scale? Consider AirBNB and how it forced a restructuring of the value chain and operating model for the hotel industry. AirBNB allows anyone with a spare mattress or room to run their own “bed and breakfast” by giving them access and tools to market them to a potentially global clientele. AirBNB also changed consumption behavior. It wasn’t common for travelers to stay in a stranger’s place until the demand for a “good deal” room rate became a factor and changed the very design of a traditional trip. Since hotel chains are known and branded for their service quality and the reliability of the customer experience, AirBNB changed the quality paradigm by relying on a peer-curation system that ensured consumers had information from fellow travelers on the quality and reliability of the property they were considering. Traditional hotels would scale their product by adding more rooms by either buying or building new sites. But AirBNB scales by improving its ability to match travelers, by leveraging better data. Of course,

other disruptive technology have led to similar changes in other industries. Ever heard of Uber? Let’s explore how ultrasound might disrupt an area of medicine. Consider prenatal uses of handheld ultrasound. This is an arena of life that has in most places in the world not been a domain of medicine but rather of the doula or midwife. Considering that US home births increased by 29 percent from 2004 to 2009, a trend that continues and now stands at about one percent of all births, a technology such as handheld ultrasound could revolutionize the birth industry. The fastest growing segment of homebirthers, about 1 in every 90 births, is non-Hispanic white women, mostly affluent. These are women who can afford the ever falling price of handheld ultrasounds and who have the means to share their experience with that innovation throughout social circles, especially in this age of social media. I could imagine that initially someone with a handheld ultrasound might learn to do only a few things but Slice : 4 do them very well. As .7 the machines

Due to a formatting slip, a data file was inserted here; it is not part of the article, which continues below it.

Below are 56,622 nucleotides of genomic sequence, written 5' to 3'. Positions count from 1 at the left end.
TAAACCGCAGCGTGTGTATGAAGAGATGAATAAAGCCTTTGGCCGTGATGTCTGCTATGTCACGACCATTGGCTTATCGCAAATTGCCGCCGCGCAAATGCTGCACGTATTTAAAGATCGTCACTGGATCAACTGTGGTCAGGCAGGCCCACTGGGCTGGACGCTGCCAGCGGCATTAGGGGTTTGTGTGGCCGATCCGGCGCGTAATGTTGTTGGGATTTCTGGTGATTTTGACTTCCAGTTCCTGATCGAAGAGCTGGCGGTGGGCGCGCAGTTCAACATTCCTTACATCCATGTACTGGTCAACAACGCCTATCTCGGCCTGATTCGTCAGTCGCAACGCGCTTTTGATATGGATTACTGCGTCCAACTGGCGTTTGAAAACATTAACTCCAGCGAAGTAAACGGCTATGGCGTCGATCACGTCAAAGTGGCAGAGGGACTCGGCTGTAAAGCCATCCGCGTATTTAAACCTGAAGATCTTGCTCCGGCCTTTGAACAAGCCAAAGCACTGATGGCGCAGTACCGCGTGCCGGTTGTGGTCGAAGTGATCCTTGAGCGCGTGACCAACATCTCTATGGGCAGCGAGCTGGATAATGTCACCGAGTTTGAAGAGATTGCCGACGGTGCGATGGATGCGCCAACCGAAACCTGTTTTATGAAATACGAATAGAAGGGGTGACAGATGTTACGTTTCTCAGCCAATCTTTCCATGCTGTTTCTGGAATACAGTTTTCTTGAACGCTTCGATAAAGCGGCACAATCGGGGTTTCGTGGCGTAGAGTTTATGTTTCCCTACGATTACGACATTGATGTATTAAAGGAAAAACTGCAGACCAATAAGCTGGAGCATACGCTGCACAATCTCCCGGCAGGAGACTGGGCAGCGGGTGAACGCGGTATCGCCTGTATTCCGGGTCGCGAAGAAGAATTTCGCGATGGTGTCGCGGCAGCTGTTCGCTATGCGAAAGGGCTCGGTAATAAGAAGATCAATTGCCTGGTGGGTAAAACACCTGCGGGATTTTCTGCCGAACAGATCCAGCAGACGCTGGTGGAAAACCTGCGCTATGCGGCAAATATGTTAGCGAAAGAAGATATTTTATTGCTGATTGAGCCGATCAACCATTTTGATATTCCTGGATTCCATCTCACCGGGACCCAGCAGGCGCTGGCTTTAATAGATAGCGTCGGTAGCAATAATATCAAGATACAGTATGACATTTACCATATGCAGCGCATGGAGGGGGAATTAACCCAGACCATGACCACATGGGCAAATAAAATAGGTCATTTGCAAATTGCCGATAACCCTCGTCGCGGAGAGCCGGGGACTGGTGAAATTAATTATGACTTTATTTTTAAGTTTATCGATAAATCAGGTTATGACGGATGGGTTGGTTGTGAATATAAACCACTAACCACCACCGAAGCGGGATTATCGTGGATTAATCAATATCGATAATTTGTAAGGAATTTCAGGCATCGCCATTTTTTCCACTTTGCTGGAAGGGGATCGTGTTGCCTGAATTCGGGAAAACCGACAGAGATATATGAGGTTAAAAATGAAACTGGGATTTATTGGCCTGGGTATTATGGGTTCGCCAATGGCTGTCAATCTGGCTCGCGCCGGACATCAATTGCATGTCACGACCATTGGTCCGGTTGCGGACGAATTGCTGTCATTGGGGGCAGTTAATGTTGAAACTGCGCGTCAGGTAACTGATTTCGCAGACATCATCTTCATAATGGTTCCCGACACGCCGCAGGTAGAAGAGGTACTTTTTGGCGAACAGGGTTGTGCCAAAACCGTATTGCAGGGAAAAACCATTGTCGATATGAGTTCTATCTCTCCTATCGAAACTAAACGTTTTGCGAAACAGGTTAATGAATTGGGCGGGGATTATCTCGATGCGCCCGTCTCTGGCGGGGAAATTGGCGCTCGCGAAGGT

Slice : 4 .7

Slice : 19.

OTHER 32.9%


Slice : 19.


U.S. home births (2004-2009)

Slice : 4 2.9

get smarter, that set of things could easily expand. What if that someone were a well-known doula or midwife, or a nurse practitioner? Isn’t it reasonable to expect the word to spread in that community and well beyond? With the price of the technology falling and with patients curating with their own sense of quality control and reliability, as in the AirBNB example, the birth market would be changed rapidly. Even if more traditional healthcare providers become proficient in the use of ultrasound, that too would scale the technology by making it easily accessible for application across every applicable dimension of health service.

TRIPLE AIM OF HEALTH REFORM Health care has always been about quality and, more recently, about access to care, especially for rural areas. With the advent of the Patient Protection and Affordable Care Act of 2010 (Obamacare), it has been about those two aims and another, which is the costs of care. The picture above